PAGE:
Tuesday, October 23, 2012

Neighbors worry as banks take longer to sell foreclosed homes

ORLANDO, Fla. – Oct. 22, 2012 – A neighborhood’s chances of recovering quickly from the hung-over U.S. housing market depend not only on how many foreclosed homes it has but also, it seems, on which banks own the properties.

Bank of America, for instance, takes almost two months longer on average to sell a foreclosed property than EverBank Financial does, according to new, nationwide data from the research company RealtyTrac Inc. And BofA, the lending giant that inherited many of its troubled mortgages when it bought Countrywide Financial in 2008, has been taking longer this year to sell its foreclosure properties than it took last year.

A lot of things can happen when long-abandoned houses sit on the market for additional months. By slowly releasing their foreclosed properties, for instance, some lenders have benefited from rising home prices this year; in the core Orlando market, prices are up 16 percent since the start of 2012.

But those long-held properties also rack up more unpaid association fees, overdue property taxes, repair costs, neighborhood complaints and even code-enforcement fines as the months wear on.

At Cranes Roost Villas in Altamonte Springs, the first thing residents and visitors see as they enter the gated community is a leaky corner unit draped in blue tarp so long that the plastic sheeting has started to disintegrate.

“Bank of America put a bright-blue tarp on top of roof rather than repair it,” said longtime resident Richard Campanaro. “Half of it has blown off. It would make a wonderful haunted house if you wanted to do something for Halloween. It’s terrible – I wouldn’t even want to enter the property.”

Last year, it took Bank of America an average of 5.3 months to sell a foreclosure, according to RealtyTrac. So far this year, it has averaged 6.7 months. Deutsche Bank, Wells Fargo & Co., Ocwen Financial and Citigroup have also fallen further behind in selling their foreclosed properties. Through September, all of them were taking at least 20 percent longer than they took in 2011, based on RealtyTrac’s nationwide data.

Smaller banks appear to be more nimble when dealing with foreclosures, perhaps because they aren’t faced with nearly the same volume of properties, said Daren Blomquist, RealtyTrac vice president. And mortgage servicers with portfolios of higher-end properties are better able to sell those homes than are companies saddled with less-desirable houses.

But the longer a bank-owned house sits idle during the foreclosure process, the deeper it falls into disrepair.

“Banks are not typically too willing to repair these homes, particularly if there are property flippers ready, willing and able to buy the more scratch-and-dent variety of homes and fix them up,” Blomquist said. According to RealtyTrac, the number of flippers is up 25 percent nationally and 34 percent in the Orlando area compared with a year ago.

Two nonprofit housing organizations recently filed complaints with the U.S. Department of Housing and Urban Development, accusing Bank of America of failing to maintain foreclosed houses in 10 cities’ minority communities, including Orlando’s. The groups included photos of houses with unlocked doors, mold, interior walls spray-painted with graffiti, and piles of trash heaped outside.

The Charlotte, N.C.-based lending giant denied any wrongdoing and said it stands behind its property-maintenance-and-marketing practices. “Bank of America is committed to stabilizing and revitalizing communities that have been impacted by the economic downturn, foreclosures and property abandonment,” spokeswoman Jumana Bauwens said.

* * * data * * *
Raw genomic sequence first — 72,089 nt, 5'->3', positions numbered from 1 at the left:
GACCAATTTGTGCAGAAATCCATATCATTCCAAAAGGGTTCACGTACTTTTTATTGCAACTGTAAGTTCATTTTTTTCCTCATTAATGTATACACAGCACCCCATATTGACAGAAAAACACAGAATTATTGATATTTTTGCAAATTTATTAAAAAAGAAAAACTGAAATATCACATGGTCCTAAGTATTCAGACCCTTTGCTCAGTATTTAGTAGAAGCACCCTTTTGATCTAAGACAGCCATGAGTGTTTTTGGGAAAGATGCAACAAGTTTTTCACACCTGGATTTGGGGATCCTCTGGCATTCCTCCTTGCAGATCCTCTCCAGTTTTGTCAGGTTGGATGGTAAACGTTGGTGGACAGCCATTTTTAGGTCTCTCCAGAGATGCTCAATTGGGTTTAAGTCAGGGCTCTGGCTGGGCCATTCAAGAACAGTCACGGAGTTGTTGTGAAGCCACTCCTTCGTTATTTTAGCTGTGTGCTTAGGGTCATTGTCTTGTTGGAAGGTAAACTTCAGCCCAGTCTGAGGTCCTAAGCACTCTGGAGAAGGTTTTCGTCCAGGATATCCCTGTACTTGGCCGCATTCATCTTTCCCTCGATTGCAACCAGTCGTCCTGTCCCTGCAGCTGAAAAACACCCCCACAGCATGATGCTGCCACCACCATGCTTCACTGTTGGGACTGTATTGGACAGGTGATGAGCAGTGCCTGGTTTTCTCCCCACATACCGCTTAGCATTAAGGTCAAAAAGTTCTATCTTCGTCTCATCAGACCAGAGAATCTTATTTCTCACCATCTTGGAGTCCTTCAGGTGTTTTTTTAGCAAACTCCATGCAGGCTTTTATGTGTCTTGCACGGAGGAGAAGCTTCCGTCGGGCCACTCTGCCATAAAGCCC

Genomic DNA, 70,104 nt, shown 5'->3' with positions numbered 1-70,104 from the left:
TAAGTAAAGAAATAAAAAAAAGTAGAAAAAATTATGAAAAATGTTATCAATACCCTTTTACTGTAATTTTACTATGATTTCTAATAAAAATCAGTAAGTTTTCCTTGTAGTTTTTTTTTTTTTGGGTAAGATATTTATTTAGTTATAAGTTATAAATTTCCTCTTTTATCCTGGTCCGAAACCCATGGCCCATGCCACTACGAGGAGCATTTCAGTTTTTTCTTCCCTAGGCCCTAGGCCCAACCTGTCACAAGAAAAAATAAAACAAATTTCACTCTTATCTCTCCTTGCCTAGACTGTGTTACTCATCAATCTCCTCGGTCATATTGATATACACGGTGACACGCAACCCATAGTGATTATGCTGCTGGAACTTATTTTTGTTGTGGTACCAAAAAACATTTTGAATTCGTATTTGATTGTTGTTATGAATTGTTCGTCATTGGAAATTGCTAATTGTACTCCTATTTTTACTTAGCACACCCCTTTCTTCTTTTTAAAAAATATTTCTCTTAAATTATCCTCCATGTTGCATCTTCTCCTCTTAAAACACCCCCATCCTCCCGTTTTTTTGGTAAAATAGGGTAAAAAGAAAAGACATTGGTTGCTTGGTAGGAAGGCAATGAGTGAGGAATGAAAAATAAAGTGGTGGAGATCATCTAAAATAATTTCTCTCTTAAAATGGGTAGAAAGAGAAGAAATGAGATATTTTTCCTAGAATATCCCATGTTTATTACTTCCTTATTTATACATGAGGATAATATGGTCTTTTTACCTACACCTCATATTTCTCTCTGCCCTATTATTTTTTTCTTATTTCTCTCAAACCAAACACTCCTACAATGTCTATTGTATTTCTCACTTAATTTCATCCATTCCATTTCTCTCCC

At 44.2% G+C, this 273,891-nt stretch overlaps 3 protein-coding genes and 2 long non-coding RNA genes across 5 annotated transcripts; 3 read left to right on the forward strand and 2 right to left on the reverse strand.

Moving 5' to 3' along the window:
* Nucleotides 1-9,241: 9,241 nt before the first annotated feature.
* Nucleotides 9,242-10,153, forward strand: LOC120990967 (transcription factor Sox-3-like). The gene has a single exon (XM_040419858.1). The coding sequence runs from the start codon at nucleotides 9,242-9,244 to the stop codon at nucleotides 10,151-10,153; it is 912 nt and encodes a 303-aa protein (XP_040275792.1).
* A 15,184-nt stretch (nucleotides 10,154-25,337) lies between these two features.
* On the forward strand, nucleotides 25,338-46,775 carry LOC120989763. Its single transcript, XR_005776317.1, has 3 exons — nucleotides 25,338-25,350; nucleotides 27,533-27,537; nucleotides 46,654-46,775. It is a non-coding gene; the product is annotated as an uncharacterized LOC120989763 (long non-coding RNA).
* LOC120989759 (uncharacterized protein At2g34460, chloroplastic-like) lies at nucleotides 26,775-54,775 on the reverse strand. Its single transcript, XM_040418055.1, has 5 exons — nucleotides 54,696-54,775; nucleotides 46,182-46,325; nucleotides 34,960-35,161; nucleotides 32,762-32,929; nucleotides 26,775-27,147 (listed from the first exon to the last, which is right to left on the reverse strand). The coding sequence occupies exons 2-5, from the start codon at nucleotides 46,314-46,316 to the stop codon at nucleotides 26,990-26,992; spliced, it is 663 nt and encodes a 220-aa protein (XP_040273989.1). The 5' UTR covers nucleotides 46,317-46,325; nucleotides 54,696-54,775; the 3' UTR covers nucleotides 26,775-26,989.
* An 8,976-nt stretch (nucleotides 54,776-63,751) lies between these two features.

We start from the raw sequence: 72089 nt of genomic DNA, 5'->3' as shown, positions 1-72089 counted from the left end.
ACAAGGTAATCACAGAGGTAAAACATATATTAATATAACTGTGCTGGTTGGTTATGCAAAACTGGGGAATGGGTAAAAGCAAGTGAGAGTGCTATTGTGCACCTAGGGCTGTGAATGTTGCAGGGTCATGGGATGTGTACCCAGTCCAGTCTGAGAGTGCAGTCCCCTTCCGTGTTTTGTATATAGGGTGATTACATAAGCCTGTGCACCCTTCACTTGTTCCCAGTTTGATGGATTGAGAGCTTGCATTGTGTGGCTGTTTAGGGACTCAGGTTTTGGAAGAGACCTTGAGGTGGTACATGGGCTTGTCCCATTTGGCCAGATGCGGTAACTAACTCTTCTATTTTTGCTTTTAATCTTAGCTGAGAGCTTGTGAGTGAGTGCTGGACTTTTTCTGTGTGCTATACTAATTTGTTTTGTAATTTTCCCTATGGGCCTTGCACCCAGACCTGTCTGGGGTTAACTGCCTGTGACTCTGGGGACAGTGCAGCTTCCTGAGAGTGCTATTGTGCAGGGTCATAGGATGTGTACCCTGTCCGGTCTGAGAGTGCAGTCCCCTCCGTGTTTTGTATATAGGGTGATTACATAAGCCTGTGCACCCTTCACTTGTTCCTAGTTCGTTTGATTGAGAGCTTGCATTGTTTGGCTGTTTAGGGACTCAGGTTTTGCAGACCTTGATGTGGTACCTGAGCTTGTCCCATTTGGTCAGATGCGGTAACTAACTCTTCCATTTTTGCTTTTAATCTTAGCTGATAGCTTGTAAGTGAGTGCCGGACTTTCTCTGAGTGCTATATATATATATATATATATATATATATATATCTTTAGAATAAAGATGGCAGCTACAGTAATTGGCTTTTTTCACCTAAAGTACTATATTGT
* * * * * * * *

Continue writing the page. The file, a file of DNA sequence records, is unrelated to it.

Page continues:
Orlando Code Enforcement Officer Mike Rhodes said he sees repeated problems in low-income areas and elsewhere with houses owned by various lenders. A review of code violations within the city found that Wells Fargo had the greatest number of code infractions among the nation’s top five lenders.

A year ago, for instance, Orlando cited Wells Fargo for failing to secure a swimming pool at a foreclosed house in downtown Orlando. At the same house last month, Orlando cited Wells Fargo for overgrown landscaping and debris in the backyard. And just two weeks ago, Wells Fargo got a notice for broken front windows and black water in the pool.

Repeated safety violations at the same bank-owned houses have become such a recurrent theme for local governments that some of them, such as the city of Tampa, have considered establishing foreclosure registries, which require lenders pay $125 to register a property within 10 days of filing a foreclosure notice.

In registering a property, banks have to provide contact information for a property manager in case the house falls into disrepair and the local government – or the neighborhood’s community association – wants some action taken.

Rhodes said there has been some discussion about creating a registry in Orlando, but getting the properties “signed up” does not ensure the houses will be maintained. He said his staff already knows whom to call at most of the mortgage companies with foreclosures in the city, so he questions whether such a registration is necessary.

“You call a company in Texas that manages the assets of Wells Fargo, and they contact someone here,” Rhodes said. Calls, though, don’t always resolve the problems.

“We’ve got a situation in Parramore, the property is owned by Wells Fargo,” Rhodes said. “There are squatters, drugs being dealt and you name it.”

A spokeswoman for Wells Fargo said the company inspects foreclosures monthly, registers foreclosures as required, maintains abandoned houses and secures them.

“We occasionally receive code violations or concerns regarding the condition and maintenance of homes in our servicing portfolio that are not foreclosed,” the bank said in a written statement. “If the property in our servicing portfolio is delinquent and vacant, but has not yet gone to foreclosure sale, we will maintain and secure it.”

The time JP Morgan Chase takes to sell its foreclosed properties has held steady from last year to this year. Lisa Shepherd, vice president of Chase’s REO and Preservation unit, said the company has not changed its sales strategies in the past year but has been able to move more properties as it winnows its inventory.